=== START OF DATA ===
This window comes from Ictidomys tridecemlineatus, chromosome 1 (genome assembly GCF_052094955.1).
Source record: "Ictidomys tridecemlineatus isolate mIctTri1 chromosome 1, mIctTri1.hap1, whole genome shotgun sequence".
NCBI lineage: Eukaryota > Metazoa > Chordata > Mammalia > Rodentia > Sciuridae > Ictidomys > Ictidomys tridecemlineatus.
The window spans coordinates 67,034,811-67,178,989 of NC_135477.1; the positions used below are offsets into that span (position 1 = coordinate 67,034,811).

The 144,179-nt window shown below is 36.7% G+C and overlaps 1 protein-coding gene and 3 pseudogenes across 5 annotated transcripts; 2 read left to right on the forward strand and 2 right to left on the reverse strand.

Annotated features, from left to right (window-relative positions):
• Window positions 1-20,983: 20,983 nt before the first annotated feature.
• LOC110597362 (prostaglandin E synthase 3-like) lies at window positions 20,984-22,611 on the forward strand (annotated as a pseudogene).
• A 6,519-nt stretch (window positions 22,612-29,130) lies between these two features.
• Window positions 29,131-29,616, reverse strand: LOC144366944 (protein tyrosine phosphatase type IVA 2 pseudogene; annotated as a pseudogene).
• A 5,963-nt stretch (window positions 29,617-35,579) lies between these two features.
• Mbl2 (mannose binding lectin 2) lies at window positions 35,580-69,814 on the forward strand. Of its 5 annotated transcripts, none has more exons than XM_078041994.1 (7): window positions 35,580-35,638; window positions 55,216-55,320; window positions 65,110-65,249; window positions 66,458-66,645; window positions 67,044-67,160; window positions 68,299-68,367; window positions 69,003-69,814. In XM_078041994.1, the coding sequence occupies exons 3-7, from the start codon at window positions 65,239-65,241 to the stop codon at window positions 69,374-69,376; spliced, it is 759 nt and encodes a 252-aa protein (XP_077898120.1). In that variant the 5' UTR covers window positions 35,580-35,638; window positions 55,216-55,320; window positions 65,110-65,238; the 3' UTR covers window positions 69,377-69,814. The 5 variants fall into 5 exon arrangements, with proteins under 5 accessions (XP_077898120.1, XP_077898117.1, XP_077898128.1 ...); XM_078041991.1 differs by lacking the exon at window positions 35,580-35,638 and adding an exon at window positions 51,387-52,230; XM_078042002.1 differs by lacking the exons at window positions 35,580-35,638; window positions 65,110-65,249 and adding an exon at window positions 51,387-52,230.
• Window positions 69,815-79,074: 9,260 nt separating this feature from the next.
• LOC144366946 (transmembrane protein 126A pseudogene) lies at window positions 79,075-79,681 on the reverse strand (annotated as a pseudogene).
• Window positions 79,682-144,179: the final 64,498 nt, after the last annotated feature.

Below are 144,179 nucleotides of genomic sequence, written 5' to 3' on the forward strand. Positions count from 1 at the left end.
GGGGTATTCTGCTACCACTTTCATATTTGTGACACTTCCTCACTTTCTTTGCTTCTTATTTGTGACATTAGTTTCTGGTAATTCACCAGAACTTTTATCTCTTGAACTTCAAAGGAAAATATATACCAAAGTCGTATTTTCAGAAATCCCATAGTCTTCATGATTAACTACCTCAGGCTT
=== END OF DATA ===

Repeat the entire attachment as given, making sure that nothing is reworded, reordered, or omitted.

This window comes from Ictidomys tridecemlineatus, chromosome 1 (genome assembly GCF_052094955.1).
Source record: "Ictidomys tridecemlineatus isolate mIctTri1 chromosome 1, mIctTri1.hap1, whole genome shotgun sequence".
NCBI lineage: Eukaryota > Metazoa > Chordata > Mammalia > Rodentia > Sciuridae > Ictidomys > Ictidomys tridecemlineatus.
The window spans coordinates 67,034,811-67,178,989 of NC_135477.1; the positions used below are offsets into that span (position 1 = coordinate 67,034,811).

The 144,179-nt window shown below is 36.7% G+C and overlaps 1 protein-coding gene and 3 pseudogenes across 5 annotated transcripts; 2 read left to right on the forward strand and 2 right to left on the reverse strand.

Annotated features, from left to right (window-relative positions):
• Window positions 1-20,983: 20,983 nt before the first annotated feature.
• LOC110597362 (prostaglandin E synthase 3-like) lies at window positions 20,984-22,611 on the forward strand (annotated as a pseudogene).
• A 6,519-nt stretch (window positions 22,612-29,130) lies between these two features.
• Window positions 29,131-29,616, reverse strand: LOC144366944 (protein tyrosine phosphatase type IVA 2 pseudogene; annotated as a pseudogene).
• A 5,963-nt stretch (window positions 29,617-35,579) lies between these two features.
• Mbl2 (mannose binding lectin 2) lies at window positions 35,580-69,814 on the forward strand. Of its 5 annotated transcripts, none has more exons than XM_078041994.1 (7): window positions 35,580-35,638; window positions 55,216-55,320; window positions 65,110-65,249; window positions 66,458-66,645; window positions 67,044-67,160; window positions 68,299-68,367; window positions 69,003-69,814. In XM_078041994.1, the coding sequence occupies exons 3-7, from the start codon at window positions 65,239-65,241 to the stop codon at window positions 69,374-69,376; spliced, it is 759 nt and encodes a 252-aa protein (XP_077898120.1). In that variant the 5' UTR covers window positions 35,580-35,638; window positions 55,216-55,320; window positions 65,110-65,238; the 3' UTR covers window positions 69,377-69,814. The 5 variants fall into 5 exon arrangements, with proteins under 5 accessions (XP_077898120.1, XP_077898117.1, XP_077898128.1 ...); XM_078041991.1 differs by lacking the exon at window positions 35,580-35,638 and adding an exon at window positions 51,387-52,230; XM_078042002.1 differs by lacking the exons at window positions 35,580-35,638; window positions 65,110-65,249 and adding an exon at window positions 51,387-52,230.
• Window positions 69,815-79,074: 9,260 nt separating this feature from the next.
• LOC144366946 (transmembrane protein 126A pseudogene) lies at window positions 79,075-79,681 on the reverse strand (annotated as a pseudogene).
• Window positions 79,682-144,179: the final 64,498 nt, after the last annotated feature.

Below are 144,179 nucleotides of genomic sequence, written 5' to 3' on the forward strand. Positions count from 1 at the left end.
GGGGTATTCTGCTACCACTTTCATATTTGTGACACTTCCTCACTTTCTTTGCTTCTTATTTGTGACATTAGTTTCTGGTAATTCACCAGAACTTTTATCTCTTGAACTTCAAAGGAAAATATATACCAAAGTCGTATTTTCAGAAATCCCATAGTCTTCATGATTAACTACCTCAGGCTT